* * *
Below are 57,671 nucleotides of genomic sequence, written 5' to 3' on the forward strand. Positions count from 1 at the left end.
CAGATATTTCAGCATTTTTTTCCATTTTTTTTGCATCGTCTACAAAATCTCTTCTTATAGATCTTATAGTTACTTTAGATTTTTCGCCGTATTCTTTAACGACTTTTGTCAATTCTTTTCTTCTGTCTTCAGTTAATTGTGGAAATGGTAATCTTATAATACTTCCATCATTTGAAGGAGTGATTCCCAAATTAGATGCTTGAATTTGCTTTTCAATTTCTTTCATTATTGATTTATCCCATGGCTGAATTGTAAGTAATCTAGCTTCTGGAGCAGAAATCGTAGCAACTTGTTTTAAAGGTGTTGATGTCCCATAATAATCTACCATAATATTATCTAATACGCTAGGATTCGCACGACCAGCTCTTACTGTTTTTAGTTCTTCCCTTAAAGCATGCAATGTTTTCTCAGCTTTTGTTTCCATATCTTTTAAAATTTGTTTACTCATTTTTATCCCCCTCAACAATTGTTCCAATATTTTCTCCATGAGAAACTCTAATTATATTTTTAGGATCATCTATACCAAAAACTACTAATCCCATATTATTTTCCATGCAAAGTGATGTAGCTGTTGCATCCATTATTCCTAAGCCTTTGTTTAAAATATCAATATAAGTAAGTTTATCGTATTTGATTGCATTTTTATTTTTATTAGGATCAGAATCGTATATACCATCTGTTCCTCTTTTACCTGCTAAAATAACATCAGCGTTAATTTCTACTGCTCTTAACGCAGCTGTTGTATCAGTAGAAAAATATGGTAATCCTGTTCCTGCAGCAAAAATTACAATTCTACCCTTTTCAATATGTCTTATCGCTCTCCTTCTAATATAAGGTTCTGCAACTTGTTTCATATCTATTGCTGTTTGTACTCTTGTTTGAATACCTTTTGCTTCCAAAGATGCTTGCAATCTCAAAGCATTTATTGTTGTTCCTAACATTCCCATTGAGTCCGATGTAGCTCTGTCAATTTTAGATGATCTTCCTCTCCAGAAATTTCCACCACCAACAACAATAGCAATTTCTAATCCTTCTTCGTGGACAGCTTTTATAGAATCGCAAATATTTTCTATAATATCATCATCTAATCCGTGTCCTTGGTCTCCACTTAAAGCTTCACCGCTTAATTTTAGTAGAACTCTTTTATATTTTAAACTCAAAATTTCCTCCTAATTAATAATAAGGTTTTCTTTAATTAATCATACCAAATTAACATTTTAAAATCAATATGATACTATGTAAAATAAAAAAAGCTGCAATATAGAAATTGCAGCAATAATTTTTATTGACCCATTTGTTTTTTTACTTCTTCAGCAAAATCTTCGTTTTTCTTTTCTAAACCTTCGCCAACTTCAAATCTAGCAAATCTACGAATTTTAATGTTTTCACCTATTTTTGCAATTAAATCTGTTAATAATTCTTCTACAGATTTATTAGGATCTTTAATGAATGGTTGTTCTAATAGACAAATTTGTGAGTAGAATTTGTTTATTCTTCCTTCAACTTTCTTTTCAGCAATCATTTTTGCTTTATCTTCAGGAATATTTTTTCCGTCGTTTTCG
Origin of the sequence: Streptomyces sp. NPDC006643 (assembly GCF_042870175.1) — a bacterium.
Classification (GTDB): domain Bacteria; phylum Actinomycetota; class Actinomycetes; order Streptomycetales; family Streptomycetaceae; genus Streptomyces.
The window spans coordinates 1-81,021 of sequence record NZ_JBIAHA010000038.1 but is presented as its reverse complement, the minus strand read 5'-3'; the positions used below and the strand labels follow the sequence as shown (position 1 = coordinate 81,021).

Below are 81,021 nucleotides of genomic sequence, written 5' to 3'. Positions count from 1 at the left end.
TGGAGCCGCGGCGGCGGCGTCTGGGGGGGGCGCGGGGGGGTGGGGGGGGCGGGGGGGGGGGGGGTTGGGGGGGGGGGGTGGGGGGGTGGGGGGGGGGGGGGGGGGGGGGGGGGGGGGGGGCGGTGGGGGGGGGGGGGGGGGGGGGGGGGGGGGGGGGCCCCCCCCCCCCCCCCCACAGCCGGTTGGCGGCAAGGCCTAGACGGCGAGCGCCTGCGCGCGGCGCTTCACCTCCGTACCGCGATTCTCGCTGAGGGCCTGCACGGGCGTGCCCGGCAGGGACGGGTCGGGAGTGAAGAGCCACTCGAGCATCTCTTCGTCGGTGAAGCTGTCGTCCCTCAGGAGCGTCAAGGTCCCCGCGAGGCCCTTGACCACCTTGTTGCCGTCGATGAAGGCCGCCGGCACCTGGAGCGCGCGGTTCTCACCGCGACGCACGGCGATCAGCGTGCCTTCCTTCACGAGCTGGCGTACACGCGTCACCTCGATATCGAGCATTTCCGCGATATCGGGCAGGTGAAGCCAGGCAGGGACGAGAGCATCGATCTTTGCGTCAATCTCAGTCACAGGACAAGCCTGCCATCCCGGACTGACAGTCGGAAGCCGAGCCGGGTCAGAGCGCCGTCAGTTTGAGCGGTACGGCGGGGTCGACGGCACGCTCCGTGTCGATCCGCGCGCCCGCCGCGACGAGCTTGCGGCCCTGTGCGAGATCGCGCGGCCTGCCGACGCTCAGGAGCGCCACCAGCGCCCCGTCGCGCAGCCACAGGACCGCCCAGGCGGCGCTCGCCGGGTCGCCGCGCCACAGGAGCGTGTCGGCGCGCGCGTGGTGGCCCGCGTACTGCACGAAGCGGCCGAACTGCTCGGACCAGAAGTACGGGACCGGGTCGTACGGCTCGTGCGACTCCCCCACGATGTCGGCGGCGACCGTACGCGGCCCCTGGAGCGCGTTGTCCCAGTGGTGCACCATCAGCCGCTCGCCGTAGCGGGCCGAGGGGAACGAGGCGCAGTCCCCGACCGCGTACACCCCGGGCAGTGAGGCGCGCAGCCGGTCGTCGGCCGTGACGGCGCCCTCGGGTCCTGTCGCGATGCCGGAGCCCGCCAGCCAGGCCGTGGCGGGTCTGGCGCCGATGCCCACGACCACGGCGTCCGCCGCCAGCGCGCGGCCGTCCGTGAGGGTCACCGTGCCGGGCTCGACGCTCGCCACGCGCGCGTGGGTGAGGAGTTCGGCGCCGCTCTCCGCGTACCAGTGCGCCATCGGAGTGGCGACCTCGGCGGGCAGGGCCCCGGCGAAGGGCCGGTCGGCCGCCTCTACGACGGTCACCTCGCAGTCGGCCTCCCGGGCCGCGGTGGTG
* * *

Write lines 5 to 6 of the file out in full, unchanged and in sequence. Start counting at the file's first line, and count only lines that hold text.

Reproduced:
The window spans coordinates 1-81,021 of sequence record NZ_JBIAHA010000038.1 but is presented as its reverse complement, the minus strand read 5'-3'; the positions used below and the strand labels follow the sequence as shown (position 1 = coordinate 81,021).

Below are 81,021 nucleotides of genomic sequence, written 5' to 3'. Positions count from 1 at the left end.